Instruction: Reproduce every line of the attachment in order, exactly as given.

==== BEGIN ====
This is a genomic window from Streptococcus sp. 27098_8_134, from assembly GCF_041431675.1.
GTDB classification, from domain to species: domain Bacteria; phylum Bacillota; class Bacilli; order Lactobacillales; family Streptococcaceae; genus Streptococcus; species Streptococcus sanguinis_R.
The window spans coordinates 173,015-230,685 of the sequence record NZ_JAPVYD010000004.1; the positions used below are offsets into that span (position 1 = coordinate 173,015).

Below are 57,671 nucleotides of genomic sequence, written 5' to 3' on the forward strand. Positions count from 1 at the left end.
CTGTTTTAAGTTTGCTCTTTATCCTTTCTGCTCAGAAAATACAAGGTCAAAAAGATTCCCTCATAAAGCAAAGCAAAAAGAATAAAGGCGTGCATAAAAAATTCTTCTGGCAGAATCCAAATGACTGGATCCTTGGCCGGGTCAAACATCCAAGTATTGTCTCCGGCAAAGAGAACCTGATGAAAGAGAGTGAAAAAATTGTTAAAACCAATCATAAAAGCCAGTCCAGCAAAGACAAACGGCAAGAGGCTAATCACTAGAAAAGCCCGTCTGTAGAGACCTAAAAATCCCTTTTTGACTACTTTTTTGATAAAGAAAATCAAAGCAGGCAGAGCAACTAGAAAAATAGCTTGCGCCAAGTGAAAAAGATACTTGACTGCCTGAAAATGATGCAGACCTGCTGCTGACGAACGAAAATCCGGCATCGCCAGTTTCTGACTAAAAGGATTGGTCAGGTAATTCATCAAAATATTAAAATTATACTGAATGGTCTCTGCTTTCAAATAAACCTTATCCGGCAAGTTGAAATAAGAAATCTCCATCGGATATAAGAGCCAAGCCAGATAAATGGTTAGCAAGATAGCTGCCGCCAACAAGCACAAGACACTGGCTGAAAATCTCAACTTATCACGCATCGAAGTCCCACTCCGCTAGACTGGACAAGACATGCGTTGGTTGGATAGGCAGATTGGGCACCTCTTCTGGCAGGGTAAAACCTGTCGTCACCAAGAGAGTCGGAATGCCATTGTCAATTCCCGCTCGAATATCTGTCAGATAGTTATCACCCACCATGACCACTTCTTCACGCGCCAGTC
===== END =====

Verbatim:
This is a genomic window from Streptococcus sp. 27098_8_134, from assembly GCF_041431675.1.
GTDB classification, from domain to species: domain Bacteria; phylum Bacillota; class Bacilli; order Lactobacillales; family Streptococcaceae; genus Streptococcus; species Streptococcus sanguinis_R.
The window spans coordinates 173,015-230,685 of the sequence record NZ_JAPVYD010000004.1; the positions used below are offsets into that span (position 1 = coordinate 173,015).

Below are 57,671 nucleotides of genomic sequence, written 5' to 3' on the forward strand. Positions count from 1 at the left end.
CTGTTTTAAGTTTGCTCTTTATCCTTTCTGCTCAGAAAATACAAGGTCAAAAAGATTCCCTCATAAAGCAAAGCAAAAAGAATAAAGGCGTGCATAAAAAATTCTTCTGGCAGAATCCAAATGACTGGATCCTTGGCCGGGTCAAACATCCAAGTATTGTCTCCGGCAAAGAGAACCTGATGAAAGAGAGTGAAAAAATTGTTAAAACCAATCATAAAAGCCAGTCCAGCAAAGACAAACGGCAAGAGGCTAATCACTAGAAAAGCCCGTCTGTAGAGACCTAAAAATCCCTTTTTGACTACTTTTTTGATAAAGAAAATCAAAGCAGGCAGAGCAACTAGAAAAATAGCTTGCGCCAAGTGAAAAAGATACTTGACTGCCTGAAAATGATGCAGACCTGCTGCTGACGAACGAAAATCCGGCATCGCCAGTTTCTGACTAAAAGGATTGGTCAGGTAATTCATCAAAATATTAAAATTATACTGAATGGTCTCTGCTTTCAAATAAACCTTATCCGGCAAGTTGAAATAAGAAATCTCCATCGGATATAAGAGCCAAGCCAGATAAATGGTTAGCAAGATAGCTGCCGCCAACAAGCACAAGACACTGGCTGAAAATCTCAACTTATCACGCATCGAAGTCCCACTCCGCTAGACTGGACAAGACATGCGTTGGTTGGATAGGCAGATTGGGCACCTCTTCTGGCAGGGTAAAACCTGTCGTCACCAAGAGAGTCGGAATGCCATTGTCAATTCCCGCTCGAATATCTGTCAGATAGTTATCACCCACCATGACCACTTCTTCACGCGCCAGTC